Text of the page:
Why You Shouldn’t Pursue Happiness
New research explores the correlation between happiness and free time.
Posted May 24, 2018
At this point in my life, I didn’t expect to be on the hunt for a job… again. I’ve spent most of the last decade hopping from job to job in the Bay Area, each time optimistic that the latest company would be “the one.” The one that I actually want to commit my life to. The one I want to stay with forever. The one that will make me truly happy. But somewhere between my first hour and third year on the job, I begin to suspect that ultimately, it just won’t work out.
Now, as I write then rewrite multiple versions of the same cover letter, I find myself thinking about how eerily similar finding a satisfying job is to finding a satisfying relationship. In both situations, you’ve determined a set of criteria that the other side must already possess or be willing to provide. You typically “interview” around before you find one that you see a real future with. And even when you are convinced that you’ve found the one, the relationship can still bitterly dissolve less than a year later. Why does this keep happening?
I’ve written before about the paradox of choice, the idea that maximizers—those of us who won’t settle for anything but the absolute best—are not as happy as satisficers who don’t need the absolute best and are perfectly satisfied with great options. If you’re constantly pursuing perfection, it’s easy to see how regular stressful days at work might jumpstart a new job search.
But this paradox doesn’t always explain why one year into a seemingly satisfying relationship or job, you suddenly get bored or want to quit. Instead, the answer might lie in another paradox—new research suggests it’s our longing for happiness that may be preventing us from achieving it.
Researchers at Rutgers University and the University of Toronto Scarborough recently conducted four studies to investigate how people perceive and pursue happiness. One experiment set up happiness as a goal to be achieved by asking participants to list things that would make them happier or telling them to try to be happy while watching a boring film. In another experiment, happiness was treated as a goal that was already accomplished, with participants being shown a funny movie while they listed items that already made them happy. Afterwards, both groups shared how much free time they felt they had.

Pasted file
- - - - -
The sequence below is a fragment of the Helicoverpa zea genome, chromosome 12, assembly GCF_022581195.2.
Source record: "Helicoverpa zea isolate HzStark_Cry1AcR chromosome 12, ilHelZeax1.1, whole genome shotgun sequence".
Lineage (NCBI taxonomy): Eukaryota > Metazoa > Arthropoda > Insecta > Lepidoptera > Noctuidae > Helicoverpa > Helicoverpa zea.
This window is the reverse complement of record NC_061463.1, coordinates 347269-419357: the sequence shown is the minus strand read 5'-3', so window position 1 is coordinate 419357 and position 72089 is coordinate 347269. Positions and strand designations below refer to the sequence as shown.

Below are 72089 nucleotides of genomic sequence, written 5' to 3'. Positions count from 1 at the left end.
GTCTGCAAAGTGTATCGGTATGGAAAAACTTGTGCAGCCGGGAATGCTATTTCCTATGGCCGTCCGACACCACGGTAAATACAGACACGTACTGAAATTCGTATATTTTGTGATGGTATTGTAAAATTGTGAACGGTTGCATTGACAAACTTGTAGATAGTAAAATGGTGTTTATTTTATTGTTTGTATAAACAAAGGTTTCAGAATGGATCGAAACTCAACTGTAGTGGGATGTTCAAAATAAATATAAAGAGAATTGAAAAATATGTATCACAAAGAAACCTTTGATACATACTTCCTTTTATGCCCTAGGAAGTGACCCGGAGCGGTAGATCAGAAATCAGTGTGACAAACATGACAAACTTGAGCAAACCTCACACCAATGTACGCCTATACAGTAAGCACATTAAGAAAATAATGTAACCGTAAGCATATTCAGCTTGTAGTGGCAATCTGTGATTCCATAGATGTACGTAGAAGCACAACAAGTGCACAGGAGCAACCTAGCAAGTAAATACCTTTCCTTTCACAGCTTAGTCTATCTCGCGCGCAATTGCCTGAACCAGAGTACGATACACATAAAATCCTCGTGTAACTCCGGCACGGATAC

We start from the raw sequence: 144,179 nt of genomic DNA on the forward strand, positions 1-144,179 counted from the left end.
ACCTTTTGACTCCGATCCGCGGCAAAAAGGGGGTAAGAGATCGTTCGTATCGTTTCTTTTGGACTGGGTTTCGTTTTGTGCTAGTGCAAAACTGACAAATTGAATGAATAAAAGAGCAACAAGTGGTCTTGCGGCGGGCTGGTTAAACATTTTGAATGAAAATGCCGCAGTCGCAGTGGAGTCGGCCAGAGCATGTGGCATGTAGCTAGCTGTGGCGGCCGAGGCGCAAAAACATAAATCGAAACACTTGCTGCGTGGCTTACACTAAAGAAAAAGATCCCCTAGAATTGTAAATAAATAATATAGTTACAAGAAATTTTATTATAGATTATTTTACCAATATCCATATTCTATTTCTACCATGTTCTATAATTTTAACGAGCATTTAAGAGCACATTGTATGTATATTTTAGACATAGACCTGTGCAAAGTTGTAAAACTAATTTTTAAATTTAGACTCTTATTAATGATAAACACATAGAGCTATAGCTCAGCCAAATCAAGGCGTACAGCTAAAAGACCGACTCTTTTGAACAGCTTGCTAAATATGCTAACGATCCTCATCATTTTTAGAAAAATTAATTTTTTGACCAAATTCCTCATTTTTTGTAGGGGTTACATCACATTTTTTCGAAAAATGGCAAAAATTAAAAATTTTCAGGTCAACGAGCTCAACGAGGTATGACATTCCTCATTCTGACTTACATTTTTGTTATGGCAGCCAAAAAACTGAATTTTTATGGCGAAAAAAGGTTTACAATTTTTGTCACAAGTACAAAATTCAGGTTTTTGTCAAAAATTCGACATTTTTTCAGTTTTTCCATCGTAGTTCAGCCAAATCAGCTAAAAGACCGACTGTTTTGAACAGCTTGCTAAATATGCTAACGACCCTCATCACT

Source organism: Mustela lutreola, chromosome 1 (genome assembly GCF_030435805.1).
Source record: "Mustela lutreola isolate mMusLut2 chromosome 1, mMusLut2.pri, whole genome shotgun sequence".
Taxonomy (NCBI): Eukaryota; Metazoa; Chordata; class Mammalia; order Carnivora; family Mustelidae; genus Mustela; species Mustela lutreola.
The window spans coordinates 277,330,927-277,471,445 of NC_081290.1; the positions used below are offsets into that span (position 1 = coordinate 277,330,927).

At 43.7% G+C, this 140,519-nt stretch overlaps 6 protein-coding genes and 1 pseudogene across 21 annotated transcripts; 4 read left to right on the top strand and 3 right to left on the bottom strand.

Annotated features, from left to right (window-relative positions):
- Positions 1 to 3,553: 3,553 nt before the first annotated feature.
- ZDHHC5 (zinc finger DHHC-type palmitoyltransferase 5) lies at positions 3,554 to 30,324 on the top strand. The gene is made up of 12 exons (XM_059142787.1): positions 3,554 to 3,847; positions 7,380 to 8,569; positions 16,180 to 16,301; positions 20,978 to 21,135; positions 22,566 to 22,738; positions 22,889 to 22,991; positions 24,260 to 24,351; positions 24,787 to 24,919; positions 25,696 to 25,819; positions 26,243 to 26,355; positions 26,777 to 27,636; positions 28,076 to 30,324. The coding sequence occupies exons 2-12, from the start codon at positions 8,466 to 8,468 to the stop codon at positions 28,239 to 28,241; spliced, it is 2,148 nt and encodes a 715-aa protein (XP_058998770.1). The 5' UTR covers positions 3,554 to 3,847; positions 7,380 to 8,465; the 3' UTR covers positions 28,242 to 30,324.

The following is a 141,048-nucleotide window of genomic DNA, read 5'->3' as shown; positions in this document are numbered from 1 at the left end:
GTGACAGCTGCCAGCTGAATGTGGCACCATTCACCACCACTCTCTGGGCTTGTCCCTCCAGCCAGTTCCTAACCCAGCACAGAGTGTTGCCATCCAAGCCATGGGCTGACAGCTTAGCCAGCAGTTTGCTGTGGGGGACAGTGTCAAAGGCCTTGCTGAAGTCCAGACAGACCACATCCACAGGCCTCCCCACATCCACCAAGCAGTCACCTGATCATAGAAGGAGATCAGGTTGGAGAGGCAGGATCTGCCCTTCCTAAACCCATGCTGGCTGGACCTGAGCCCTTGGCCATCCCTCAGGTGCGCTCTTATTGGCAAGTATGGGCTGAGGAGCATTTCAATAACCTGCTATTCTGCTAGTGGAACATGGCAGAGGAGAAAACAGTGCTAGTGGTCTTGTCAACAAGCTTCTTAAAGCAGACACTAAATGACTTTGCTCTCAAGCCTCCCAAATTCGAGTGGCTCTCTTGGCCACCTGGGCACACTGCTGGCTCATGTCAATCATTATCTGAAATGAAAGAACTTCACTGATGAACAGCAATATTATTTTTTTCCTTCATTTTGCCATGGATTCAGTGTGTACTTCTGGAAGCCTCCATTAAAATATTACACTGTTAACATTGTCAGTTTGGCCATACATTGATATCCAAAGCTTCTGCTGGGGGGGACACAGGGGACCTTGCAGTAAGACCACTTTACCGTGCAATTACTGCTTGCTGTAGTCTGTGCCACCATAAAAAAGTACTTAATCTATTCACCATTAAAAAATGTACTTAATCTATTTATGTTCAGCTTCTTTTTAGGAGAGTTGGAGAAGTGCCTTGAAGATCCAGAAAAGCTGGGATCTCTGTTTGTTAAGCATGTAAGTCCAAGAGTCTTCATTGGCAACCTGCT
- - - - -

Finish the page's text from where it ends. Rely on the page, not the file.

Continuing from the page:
IS THERE A CORRELATION BETWEEN FREE TIME AND HAPPINESS?
The answer, according to the findings, is yes. As it turns out, the people who saw happiness as a goal (boring movie watchers) felt they had less free time than those who had already achieved happiness (comedy movie watchers).
From the researchers: “Time seems to vanish amid the pursuit of happiness, but only when seen as a goal requiring continued pursuit, ” which suggests the more we pursue happiness, the more our perception of how much leisure time we have, and in turn, wellness, becomes skewed. After all, free time is the only time where people can truly enjoy life experiences—which is why a three-hour commute to work (where you’re packed like sardines) can take a significant toll on your mental and emotional health.
What the findings also suggests is that it is a literal waste of time to try to turn happiness into a goal or something that you will one day achieve. In fact, this mindset encourages us to trade experiences for material possessions in an effort to save time but still “buy” happiness, which is a scientifically proven poor substitute for genuine happiness. Moreover, the researchers found that when we feel like we don’t have enough time, we stop doing rewarding activities like volunteering or helping others, which again, has also been proven to increase joy in our lives.
It’s only now that I realize that each time I start a sentence with, “‘l’ll be happy when…” I am robbing myself of the potential happiness of that moment… How hard is it to remember something funny that happened, a positive feeling, or feel grateful to be alive in this current moment?
Maybe it’s time to admit that my ongoing desire to find the perfect job is the exact reason why I’ll never find it. And rather than continuing my regular pattern of wishing and waiting to be happy, I put on a comedy movie and count my blessings instead.